The COVID-19 pandemic in the United States has surpassed early, worst-case predictions by unspeakable margins. Each day, a newly grim headline enters the public consciousness and instills in me a sense of fear that I find hard to explain.
In nine states, at least 1 in 1000 residents have died of COVID-19. If the Centers for Disease Control and Prevention (CDC) moratorium on eviction expires by the end of the year as expected, at least 5.8 million American adults claim they are likely to face eviction or foreclosure; almost 18 million report that they are behind on rent or mortgage payments. In the worst unemployment crisis since the Great Depression, 12 million Americans may lose unemployment aid if Congress cannot come to a compromise on a stimulus package.
I have found myself, as I have discussed in The Bates Student before, frequently confounded and plainly abhorred by the apparent personal apathy others seem to have with regard to their behavior during the pandemic. The notion that there are individuals dying painful deaths alone in hospitals without their loved ones while others skirt mask mandates; go to bars, restaurants, and parties; and entirely eschew social distancing enrages me at the deepest moral level.
But at this juncture of the pandemic, it is largely unproductive to wax on about these apparent moral failures, and we must instead focus on how they may be prevented. At a time of unprecedented economic crisis, it appears there is only one solution that may be both feasible and effective for controlling the spread of disease before the widespread distribution of an approved vaccine: the U.S. must pay people to stay home.
I am certainly not the first or most important person to express this idea. On Nov. 19, Rep. Alexandria Ocasio-Cortez tweeted that “to get the virus under control, we need to pay people to stay home, ” which received over 70,000 retweets and 521,000 likes. Former 2020 presidential candidate Andrew Yang, who ran on a platform of universal basic income, argued on CNN that we should not only pay Americans to stay home, but we should pay them to get the vaccine. An editorial in The Washington Post adroitly argued “physical distancing won’t work unless livelihoods are secure while we slow the spread of COVID-19.”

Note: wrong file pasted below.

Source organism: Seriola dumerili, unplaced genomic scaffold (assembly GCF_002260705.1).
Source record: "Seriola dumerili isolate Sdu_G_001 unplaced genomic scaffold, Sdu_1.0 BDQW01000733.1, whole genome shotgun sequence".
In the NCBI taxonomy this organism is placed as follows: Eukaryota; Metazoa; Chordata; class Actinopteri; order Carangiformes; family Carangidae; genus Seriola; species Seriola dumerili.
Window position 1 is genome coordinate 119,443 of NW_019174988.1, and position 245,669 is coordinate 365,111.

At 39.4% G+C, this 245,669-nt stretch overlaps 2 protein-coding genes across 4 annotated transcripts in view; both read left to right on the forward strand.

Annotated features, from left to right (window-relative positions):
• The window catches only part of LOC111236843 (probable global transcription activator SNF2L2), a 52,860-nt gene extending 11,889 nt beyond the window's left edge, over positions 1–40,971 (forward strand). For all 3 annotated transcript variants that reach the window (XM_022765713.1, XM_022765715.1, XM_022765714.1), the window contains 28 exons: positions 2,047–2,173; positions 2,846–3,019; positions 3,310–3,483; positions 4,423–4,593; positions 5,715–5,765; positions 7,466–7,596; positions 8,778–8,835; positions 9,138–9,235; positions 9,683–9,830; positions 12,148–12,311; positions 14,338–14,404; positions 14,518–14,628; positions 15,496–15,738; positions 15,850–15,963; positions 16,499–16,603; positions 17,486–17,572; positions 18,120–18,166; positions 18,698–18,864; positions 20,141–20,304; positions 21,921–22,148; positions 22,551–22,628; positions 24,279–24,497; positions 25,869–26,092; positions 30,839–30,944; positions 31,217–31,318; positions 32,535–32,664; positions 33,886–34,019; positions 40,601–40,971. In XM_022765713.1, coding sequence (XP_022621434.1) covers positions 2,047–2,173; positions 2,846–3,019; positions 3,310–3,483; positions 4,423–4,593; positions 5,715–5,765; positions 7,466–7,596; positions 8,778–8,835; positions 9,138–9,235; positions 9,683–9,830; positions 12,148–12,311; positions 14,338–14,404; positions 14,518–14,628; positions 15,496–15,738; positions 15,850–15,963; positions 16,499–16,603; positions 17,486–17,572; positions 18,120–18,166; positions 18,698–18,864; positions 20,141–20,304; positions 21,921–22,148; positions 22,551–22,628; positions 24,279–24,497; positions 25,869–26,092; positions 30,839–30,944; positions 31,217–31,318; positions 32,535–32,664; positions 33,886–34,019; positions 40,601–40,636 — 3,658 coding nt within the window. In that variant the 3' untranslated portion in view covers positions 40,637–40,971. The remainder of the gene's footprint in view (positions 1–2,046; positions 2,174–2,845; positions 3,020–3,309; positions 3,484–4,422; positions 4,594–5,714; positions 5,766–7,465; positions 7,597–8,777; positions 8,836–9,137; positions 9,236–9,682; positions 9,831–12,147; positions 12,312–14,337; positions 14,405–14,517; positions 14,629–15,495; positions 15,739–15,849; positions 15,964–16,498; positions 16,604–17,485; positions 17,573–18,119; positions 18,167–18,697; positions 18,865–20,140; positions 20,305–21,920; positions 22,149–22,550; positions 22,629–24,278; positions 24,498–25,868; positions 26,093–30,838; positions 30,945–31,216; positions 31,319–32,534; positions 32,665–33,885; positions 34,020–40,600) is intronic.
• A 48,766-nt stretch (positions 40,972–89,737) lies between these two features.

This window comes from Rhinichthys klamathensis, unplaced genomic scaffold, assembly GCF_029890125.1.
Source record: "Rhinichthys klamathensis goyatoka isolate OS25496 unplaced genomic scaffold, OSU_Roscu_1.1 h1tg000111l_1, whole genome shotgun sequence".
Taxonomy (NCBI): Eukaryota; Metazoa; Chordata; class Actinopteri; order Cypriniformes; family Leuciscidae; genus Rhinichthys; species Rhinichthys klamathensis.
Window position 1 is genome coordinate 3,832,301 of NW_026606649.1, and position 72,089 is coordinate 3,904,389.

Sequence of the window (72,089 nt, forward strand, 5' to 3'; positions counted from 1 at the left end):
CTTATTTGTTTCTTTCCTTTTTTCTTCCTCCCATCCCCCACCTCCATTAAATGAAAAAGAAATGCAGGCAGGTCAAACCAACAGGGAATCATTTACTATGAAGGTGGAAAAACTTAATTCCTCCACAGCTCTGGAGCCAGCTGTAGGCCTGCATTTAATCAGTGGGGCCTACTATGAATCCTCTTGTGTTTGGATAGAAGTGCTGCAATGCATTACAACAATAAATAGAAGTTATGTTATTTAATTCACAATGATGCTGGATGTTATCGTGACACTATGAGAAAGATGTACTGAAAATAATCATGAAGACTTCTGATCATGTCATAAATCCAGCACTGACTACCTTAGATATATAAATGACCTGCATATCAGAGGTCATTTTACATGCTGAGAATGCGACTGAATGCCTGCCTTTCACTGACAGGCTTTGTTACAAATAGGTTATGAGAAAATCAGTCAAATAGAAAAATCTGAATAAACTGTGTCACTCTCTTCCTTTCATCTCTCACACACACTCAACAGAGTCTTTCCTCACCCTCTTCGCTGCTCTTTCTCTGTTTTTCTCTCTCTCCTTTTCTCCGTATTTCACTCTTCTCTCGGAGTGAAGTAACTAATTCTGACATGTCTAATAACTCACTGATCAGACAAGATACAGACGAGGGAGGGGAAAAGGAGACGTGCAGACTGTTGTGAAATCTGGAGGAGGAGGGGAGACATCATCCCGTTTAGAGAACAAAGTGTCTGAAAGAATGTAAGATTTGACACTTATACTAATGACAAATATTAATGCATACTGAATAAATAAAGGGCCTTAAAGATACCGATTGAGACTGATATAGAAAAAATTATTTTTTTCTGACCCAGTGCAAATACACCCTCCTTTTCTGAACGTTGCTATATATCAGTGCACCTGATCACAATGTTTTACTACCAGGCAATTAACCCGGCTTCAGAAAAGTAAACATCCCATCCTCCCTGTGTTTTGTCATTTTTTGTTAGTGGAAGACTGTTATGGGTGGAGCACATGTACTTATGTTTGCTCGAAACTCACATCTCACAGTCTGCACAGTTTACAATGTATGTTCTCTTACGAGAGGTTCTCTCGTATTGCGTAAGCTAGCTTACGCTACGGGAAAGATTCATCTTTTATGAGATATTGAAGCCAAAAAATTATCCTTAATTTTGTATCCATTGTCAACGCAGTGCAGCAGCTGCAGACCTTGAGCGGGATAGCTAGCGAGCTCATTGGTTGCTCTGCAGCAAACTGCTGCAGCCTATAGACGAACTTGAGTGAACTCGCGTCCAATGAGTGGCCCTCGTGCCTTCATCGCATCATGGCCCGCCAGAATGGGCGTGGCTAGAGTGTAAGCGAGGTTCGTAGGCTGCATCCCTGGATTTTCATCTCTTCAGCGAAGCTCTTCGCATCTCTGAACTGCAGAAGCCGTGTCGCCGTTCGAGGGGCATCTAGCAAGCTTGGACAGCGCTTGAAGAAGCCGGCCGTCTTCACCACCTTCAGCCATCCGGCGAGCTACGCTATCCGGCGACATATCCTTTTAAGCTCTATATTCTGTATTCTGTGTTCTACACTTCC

It is patently absurd that we expect Americans to stay home and distance themselves from others without compensating them for the revenue they would lose for doing so. The unfortunate reality of our present moment is that staying home is a luxury many simply cannot afford, forcing millions to go to work every day and unwittingly transmit the virus, because our government refuses to provide its citizens with the means to remain inside away from the virus.
Mandates from governors, members of Congress, and even the president commanding that people stay home without providing the material conditions possible for them to do so ring hollow and deeply hypocritical, only reinforcing hostility towards public health and distancing measures.
As others have pointed out, the United States currently possesses a $740,000,000,000 military budget – amounting to roughly the size of the seven next highest spending global military budgets combined – but cannot provide its people with the incentive and necessary basic funding to stay inside during a plague.
As Dr. Michael Osterholm – health advisor to President-elect Joe Biden – stated in an interview, economic success and COVID-19 prevention efforts have been placed in direct opposition to one another. The reason why many are so adversarial to life-saving public health measures like lockdowns and mandatory quarantines is because the federal government has done nothing to recoup the economic losses that they necessarily incur.
If we provided every single American with a basic, liveable wage – not unlike Yang’s proposed freedom dividend that would provide Americans with an unconditional $1000 per month – to stay safely home during the pandemic, we would not only prevent incalculable human suffering and loss by reducing the transmission of the disease but also benefit the federal economy in the long run by ending the pandemic sooner.
At the end of the day, the material conditions of citizens are likely to influence their decisions more than anything else. We cannot expect Americans to fight a pandemic on their own while the federal government allows them to descend into unemployment, bankruptcy, and even homelessness. It serves in the best interest, quite literally, of the entire world to reduce infections in the United States by financially enabling Americans to stay home.